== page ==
R, and R are a. independently selected from the group consisting of alkyl or hydroxyalkyl having one to seven carbon atoms, benzyl, R ',-O-COCH,- and R NI-I-COCH,- where R, is hydrogen or alkyl having one to four carbon atoms; or b. together part of a morpholinium or piperidinium moiety;

R is a lipophilic radical; and

X" is halide, alkyl sulfate wherein the alkyl moiety has one to 18 carbon atoms, alkyl benzene sulfonate wherein the alkyl group has one to 12 carbon atoms, R"C,,H OCH,CHR"' O,, CI-b-CHR' SO; wherein R" is hydrogen or alkyl having one to 12 carbon atoms, R' is hydrogen or methyl and n is zero or an integer, dialkyl sulfosuccinate wherein the alkyl group has one to 24 carbon atoms, or alkyl phosphate wherein the alkyl group has one to 18 carbon atoms.

By the term lipophilic radical in the claims and specification herein is meant a radical containing an aliphatic hydrocarbon chain having from about seven to about 28 carbon atoms, and preferably from about nine to about 18 carbon atoms, including saturated, unsaturated, straight-chain and branched groups. This aliphatic hydrocarbon chain can be covalently linked to the nitrogen either directly or through an intermediate linkage as illustrated below where L represents the aliphatic hydrocarbon chain:

a benzyl group,

an ester or amide group such as CI-I CHR'- ACO--L wherein R is hydrogen or methyl and A is oxygen or NH;

a polyalkylene oxide group such as CH,-CHR (o-CH CH 6)n- L wherein R is hydrogen or methyl and n is zero to 4; an acetoxy or acetamido group such as -CH,COOL and CI-I,CO NHL; alkylene ethers such as -CI-I,-O--L and Cl-l,- CI'l,-OL; a hydroxysuccinyloxy or hydroxysuccinylamino group having the formula R,--AC0 CHL-CH COOH wherein R is a diradical,

propylene, isopropylene, 2- hydroxypropylene, acetoxypropylene, or --CI-I CHR (OCH,CI-IR,,),,- where R; is hydrogen or methyl and n is zero to-4, and A is oxygen or --NH;

and isomers of the aforementioned hydroxysuccinyloxy or hydroxysuccinylamino groups wherein the aliphatic hydrocarbon chain L is attached to the carbon atom adjacent to the carboxyl group.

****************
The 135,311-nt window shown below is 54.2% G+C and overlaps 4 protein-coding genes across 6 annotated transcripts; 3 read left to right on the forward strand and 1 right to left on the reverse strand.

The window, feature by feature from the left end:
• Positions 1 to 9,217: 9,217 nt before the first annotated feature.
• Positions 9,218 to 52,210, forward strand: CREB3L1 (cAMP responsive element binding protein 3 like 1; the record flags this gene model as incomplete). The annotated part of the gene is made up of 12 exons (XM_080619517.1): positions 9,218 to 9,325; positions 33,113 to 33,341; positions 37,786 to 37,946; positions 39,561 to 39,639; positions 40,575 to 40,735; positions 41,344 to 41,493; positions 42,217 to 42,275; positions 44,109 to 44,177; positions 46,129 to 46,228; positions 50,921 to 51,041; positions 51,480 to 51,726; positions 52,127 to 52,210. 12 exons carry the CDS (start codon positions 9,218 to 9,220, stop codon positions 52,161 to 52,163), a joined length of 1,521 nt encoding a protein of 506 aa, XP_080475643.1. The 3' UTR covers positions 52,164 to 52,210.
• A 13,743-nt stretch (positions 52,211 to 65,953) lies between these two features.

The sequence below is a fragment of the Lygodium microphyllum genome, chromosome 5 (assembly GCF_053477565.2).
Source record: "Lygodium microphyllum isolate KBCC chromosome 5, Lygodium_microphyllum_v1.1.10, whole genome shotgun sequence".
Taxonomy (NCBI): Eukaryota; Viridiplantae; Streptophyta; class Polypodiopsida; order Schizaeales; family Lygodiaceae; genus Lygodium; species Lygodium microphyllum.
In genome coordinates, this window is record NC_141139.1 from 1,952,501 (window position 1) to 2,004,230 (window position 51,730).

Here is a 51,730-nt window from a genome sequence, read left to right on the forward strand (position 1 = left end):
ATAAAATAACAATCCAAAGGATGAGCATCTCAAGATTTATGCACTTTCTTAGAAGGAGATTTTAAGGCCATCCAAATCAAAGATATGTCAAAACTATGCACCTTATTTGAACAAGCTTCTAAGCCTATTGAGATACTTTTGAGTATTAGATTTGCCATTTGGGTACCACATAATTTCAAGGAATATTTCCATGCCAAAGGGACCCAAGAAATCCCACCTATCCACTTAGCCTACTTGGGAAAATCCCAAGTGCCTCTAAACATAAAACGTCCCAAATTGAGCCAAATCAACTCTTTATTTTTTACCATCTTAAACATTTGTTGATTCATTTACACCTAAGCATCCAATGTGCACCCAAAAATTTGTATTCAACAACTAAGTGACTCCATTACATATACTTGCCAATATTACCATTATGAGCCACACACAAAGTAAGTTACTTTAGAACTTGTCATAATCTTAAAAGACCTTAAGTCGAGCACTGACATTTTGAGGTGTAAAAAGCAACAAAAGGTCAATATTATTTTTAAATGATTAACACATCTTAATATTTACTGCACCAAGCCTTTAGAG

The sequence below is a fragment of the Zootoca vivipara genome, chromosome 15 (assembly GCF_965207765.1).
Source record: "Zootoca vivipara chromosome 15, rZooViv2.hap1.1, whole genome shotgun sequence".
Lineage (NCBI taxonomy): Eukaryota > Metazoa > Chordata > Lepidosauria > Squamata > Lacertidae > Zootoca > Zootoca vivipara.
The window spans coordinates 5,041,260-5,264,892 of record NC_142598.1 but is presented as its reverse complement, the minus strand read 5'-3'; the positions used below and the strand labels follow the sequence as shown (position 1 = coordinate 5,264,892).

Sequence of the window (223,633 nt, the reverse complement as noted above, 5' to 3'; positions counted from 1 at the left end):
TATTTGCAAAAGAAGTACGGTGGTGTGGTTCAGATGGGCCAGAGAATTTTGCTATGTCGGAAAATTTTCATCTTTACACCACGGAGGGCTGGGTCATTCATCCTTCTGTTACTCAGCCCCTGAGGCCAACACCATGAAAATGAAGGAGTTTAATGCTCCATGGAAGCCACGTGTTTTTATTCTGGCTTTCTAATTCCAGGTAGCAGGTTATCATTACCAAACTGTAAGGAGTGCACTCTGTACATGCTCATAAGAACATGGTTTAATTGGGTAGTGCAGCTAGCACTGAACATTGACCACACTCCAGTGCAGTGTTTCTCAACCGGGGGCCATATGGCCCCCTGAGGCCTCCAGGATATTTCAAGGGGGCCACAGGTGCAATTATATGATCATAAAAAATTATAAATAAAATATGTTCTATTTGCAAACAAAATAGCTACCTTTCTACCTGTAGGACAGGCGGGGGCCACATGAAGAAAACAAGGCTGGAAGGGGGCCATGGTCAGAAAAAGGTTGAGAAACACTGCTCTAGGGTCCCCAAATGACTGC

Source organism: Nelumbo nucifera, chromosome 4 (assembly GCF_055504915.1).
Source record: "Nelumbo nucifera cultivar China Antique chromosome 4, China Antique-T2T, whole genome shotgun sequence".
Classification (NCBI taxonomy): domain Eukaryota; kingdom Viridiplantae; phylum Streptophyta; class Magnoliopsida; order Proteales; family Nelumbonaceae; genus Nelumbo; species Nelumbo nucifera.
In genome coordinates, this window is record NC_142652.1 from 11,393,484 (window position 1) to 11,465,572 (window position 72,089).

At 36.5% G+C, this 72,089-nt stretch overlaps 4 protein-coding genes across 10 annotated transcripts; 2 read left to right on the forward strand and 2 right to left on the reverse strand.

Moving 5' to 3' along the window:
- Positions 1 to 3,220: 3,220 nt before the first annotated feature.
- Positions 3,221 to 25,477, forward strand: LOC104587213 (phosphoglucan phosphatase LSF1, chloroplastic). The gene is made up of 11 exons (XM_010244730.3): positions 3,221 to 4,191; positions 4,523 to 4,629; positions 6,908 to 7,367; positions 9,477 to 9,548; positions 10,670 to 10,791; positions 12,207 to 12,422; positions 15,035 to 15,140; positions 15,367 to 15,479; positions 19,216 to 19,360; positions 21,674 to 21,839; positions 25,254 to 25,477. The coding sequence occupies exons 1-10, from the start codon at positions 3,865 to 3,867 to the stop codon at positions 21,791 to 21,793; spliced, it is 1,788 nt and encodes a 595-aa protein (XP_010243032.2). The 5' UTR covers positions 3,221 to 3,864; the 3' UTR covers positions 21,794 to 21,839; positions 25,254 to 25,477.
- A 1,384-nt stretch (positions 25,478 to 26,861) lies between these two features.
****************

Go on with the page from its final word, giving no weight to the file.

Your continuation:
The monomeric emulsion stabilizers having the formula I can be synthesized by several convenient methods. For example, all compounds I where X is ha lide, except those where the lipophilic radical comprises an intermediate hydroxysuccinyloxy or hydroxysuccinylamino linkage, can be provided by reacting an N-diallyl-Z-haloacetamide or N-dimethallyl-2- haloacetamide with a tertiary amine having the formula R,R R wherein R R and R are as previously described or with a mixture of tertiary amines differing in the identity of the R group.

Illustrative tertiary amines suitable for use in the preparation of compounds I include methyl n-butyl heptyl amine; methyl dodecyl aminoethanol; di-n-butyl dodecyl amine; di-nheptyl n-nonyl amine; methyl benzyl iso-octadecyl amine; dimethyl octacosyl amine;

N-(decanoyloxy ethyi)piperidine; dodecyl N- dimethylaminoacetate; hexadecyl N- dimethylaminoacetate; N-decyl N'- dimethylaminoacetamide; N-nonylbenzyl N diethylaminoacetamide; lauroyl (polyethyleneoxy) N- dimethylamine; decyloxyethyl N-dibutylamine; methyl N-hexadecyl-N-methylaminoacetate, etc.

Compounds I, excluding those where R comprises an intermediate hydroxysuccinyloxy or hydroxysuccinylamino linkage, are also provided by reacting N-diallyl-2-haloacetamide or N-dimethallyl-2-ha1oacetamide with a secondary amine having the formula R,R NH or R R Nl'I to provide an intermediate tertiary amine which is subsequently quaternized with a compound such as ethyl chloroacetate, propyl chloroacetate, chloroacetamide, methyl bromide, dibutyl sulfate, dodecyl bromide, tridecyl chloroacetate, etc. It will be apparent that the aforementioned reactants will be selected so that there is at least one lipophilic radical in the resulting monomeric emulsion stabilizer I.

Compounds I wherein X- is halide and R, is a lipophilic radical comprising an aliphatic hydrocarbon chain covalently linked to the quaternary nitrogen through a hydroxysuccinyloxy or hydroxysuccinylamino linkage can be readily prepared by reacting N-diallyl-Z-haloacetamide or N-dimethallyl-Z- haloacetamide with a tertiary amino alcohol or amine to provide an intermediate which is subsequently reacted with a succinic anhydride having an aliphatic hydrocarbon group in accordance with the following equations wherein R,, X, R,, R R,, A and L are as previously described.

nccm

Exemplificative tertiary-amino alcohols and amines II suitable for use in the preparation of compounds I inelude dimethylaminoethanol, methylpropylaminopropanol, dibutylamino isopropylamine, 3-(N-dimethylamino)-2-acetoxypropanol-l and N- (hydroxypropyl) piperidine.

The succinic anhydrides having an aliphatic hydrocarbon group are readily provided by known methods, such as by reacting maleic anhydride with an olefin as described in US. Pat. No. 2,741,597. Illustrative compounds include heptenyl succinic anhydride, octacosasuccinic anhydride, n-heptyl succinic anhydride, iso-octadecenyl succinic anhydride, etc.